The first one is of the camera facing my PC monitor showing this forums home page, the second is directed away, just into the room. Only a slight brightness change

The black bar is there and does move a little bit with the top of it looking like the CRT is scanning very slowly.

Thanks
'77
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Old 17th Nov 2020, 10:00 pm   #6
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Default Re: 1960s/70s Philips video camera

If the camera is generating syncs the bar should be stationary. The camera is a very
late tube type using a 2/3" vidicon so is probably prior to 1990. I had one but scrapped
it when the gun failed.
in 1988 I had an early Philips CCD mono camera (kit) which used small boards with SMDs.
The result with a macro lens was remarkable, and much smaller than a tube type.
Try removing the elaborate lens and use a basic "C" type if you have one.
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Old 17th Nov 2020, 10:08 pm   #7
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Default Re: 1960s/70s Philips video camera

Hmm. Interesting!

You're right- its definitely a tubed camera. The style of the electronics looks late '70's. But there doesn't look to be enough electronics in there for a B/W camera from that era. I can't believe there is a mains power supply in there as well?

I wonder if it should plug into a companion unit which would have the power supply and the extra electronics?

What's on the end of the black cable coming out of the camera? What other connections are there apart from that DIN plug?

What makes you think it's philips- is there a logo on it?

Certainly a thorough search on the internet doesn't bring up anything like it!

Cheers
Nick
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Old 17th Nov 2020, 10:09 pm   #8
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Default Re: 1960s/70s Philips video camera

Looks like a Philips LDH25 or 26. We used these as early film camera “video assist” units. Very simple electronics, 1/2”( IIRC) vidicon tube for C-mount lens.Free running line and field oscillators; could be externally synced. LDH26 was the later improved version. Used to get quite a belt from the EHT if you removed/replaced the cover when it was powered, which we frequently did. Think I’ve still got an original service manual somewhere. A quick Google shows some absurd prices - these were early predecessors of things like the Sony XC75/77 CCD cameras and used on some medical/ scientific kit I believe.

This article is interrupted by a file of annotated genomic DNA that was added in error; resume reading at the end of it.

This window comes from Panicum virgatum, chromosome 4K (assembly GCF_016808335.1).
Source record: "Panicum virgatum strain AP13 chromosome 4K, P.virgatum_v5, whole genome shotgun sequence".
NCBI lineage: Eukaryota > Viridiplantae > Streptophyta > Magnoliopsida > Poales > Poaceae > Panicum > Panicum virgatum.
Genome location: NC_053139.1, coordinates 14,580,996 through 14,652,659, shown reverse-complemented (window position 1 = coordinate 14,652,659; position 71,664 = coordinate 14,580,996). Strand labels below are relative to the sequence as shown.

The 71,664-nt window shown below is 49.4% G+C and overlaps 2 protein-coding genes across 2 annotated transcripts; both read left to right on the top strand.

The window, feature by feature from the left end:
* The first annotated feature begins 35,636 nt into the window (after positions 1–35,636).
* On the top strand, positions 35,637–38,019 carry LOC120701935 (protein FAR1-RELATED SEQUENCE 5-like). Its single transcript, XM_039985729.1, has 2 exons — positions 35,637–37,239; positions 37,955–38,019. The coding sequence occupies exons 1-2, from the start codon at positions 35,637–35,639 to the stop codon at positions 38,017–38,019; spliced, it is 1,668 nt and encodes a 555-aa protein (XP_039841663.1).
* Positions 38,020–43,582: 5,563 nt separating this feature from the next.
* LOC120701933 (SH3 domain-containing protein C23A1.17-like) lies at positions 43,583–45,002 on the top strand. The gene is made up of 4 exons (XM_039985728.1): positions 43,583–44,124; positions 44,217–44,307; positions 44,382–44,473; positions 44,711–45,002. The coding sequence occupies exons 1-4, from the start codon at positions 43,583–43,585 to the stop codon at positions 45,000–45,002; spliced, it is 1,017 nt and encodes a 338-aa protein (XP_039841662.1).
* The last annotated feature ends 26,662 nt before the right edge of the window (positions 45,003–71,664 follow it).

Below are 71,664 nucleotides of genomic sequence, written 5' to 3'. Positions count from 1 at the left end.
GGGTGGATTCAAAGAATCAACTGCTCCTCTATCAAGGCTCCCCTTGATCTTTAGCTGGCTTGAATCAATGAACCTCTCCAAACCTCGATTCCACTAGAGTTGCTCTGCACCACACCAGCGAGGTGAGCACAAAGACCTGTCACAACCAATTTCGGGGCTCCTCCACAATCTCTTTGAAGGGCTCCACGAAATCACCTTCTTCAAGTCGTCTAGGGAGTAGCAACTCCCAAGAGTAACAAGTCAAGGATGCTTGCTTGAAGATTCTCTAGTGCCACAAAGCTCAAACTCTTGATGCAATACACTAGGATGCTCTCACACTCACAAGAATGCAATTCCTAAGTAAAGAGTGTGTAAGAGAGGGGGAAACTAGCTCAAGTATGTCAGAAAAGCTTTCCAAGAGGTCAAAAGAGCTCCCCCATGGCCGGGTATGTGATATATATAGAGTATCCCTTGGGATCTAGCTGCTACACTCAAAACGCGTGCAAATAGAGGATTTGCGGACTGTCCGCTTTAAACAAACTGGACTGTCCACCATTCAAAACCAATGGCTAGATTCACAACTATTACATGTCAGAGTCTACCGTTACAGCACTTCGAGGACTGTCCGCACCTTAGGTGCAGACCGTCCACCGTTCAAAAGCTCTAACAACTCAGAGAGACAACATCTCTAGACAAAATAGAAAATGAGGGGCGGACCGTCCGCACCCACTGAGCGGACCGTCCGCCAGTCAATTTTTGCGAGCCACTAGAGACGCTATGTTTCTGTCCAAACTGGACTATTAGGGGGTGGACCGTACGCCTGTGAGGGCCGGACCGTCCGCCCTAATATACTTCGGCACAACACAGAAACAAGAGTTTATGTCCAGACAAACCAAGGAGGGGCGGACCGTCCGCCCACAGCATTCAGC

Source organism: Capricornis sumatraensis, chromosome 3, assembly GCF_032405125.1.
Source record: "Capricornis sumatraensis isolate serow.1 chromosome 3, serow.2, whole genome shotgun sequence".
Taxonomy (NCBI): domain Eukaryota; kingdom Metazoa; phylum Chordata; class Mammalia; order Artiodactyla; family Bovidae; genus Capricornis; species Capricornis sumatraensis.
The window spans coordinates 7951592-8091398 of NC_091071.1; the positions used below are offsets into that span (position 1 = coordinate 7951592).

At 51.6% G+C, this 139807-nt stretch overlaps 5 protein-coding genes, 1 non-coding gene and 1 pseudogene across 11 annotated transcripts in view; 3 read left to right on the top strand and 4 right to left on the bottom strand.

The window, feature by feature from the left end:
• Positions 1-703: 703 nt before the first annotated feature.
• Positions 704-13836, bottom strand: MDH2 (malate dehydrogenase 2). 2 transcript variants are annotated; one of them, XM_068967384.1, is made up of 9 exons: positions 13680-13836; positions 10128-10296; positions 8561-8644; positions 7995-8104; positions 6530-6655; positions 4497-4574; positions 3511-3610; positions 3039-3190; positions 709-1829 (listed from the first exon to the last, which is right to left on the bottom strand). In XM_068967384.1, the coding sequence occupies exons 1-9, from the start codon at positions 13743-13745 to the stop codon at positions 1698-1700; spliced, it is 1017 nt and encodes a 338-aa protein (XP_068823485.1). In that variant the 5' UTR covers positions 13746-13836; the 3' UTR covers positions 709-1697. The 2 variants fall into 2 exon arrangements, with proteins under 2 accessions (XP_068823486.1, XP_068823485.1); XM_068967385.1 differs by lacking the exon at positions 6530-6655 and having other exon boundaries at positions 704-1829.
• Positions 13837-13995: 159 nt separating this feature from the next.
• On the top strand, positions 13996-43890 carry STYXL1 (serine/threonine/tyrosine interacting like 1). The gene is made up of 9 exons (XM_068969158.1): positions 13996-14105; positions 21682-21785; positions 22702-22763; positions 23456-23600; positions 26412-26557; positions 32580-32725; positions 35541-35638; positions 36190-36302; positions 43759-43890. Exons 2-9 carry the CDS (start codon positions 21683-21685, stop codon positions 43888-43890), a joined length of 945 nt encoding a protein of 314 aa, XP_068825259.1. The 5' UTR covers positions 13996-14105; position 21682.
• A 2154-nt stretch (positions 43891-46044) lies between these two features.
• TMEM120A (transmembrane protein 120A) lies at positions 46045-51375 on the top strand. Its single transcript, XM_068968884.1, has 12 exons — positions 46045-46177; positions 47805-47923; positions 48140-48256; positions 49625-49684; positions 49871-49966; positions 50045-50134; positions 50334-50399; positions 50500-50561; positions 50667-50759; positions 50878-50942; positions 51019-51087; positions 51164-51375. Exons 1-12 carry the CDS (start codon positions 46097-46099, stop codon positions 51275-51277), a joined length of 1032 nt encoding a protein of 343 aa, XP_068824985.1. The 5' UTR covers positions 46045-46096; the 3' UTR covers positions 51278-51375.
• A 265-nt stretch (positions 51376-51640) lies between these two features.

HTH
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Old 17th Nov 2020, 10:11 pm   #9
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Default Re: 1960s/70s Philips video camera

Quote:
Originally Posted by 19Seventy7 View Post
Hi, Hoping this is in the right place

I've got a 1960s/70s Philips video camera, sold to me as a Television camera but I'm not sure if it was Television or not, if anyone knows? There's no numbers on it other than its serial number.
Are you sure that's the serial number? If there are two "serial numbers" on the type plate, the upper one is the commercial 12NC or SKU, which corresponds to the model number. The type plate seems to have two lines of text/numbers on it, and sure looks like a Philips type plate.
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Old 17th Nov 2020, 10:15 pm   #10
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Default Re: 1960s/70s Philips video camera

Sorry, forgot to add these would be dated late 70’s - mid 80s
Pete
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Old 17th Nov 2020, 10:34 pm   #11
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Default Re: 1960s/70s Philips video camera

Found the info, see attached.
All yours if you want it 77 ( coincidentally the ELA service information doc in the picture is dated 16/3/77)
P
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Old 17th Nov 2020, 10:47 pm   #12
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Default Re: 1960s/70s Philips video camera

Pete's comment about LDH25 or 26 led me to find it in my files, I knew I had seen it before.

My notes say "Philips LDH26 from around 1980 onwards. For industrial or educational use. It had a 17mm tube with options for a vidicon, silicon diode, or newvicon tube." (Video Yearbook 500lines resolution).

The LDH25 of similar appearance is in the 1977 Video Yearbook. (400lines resolution)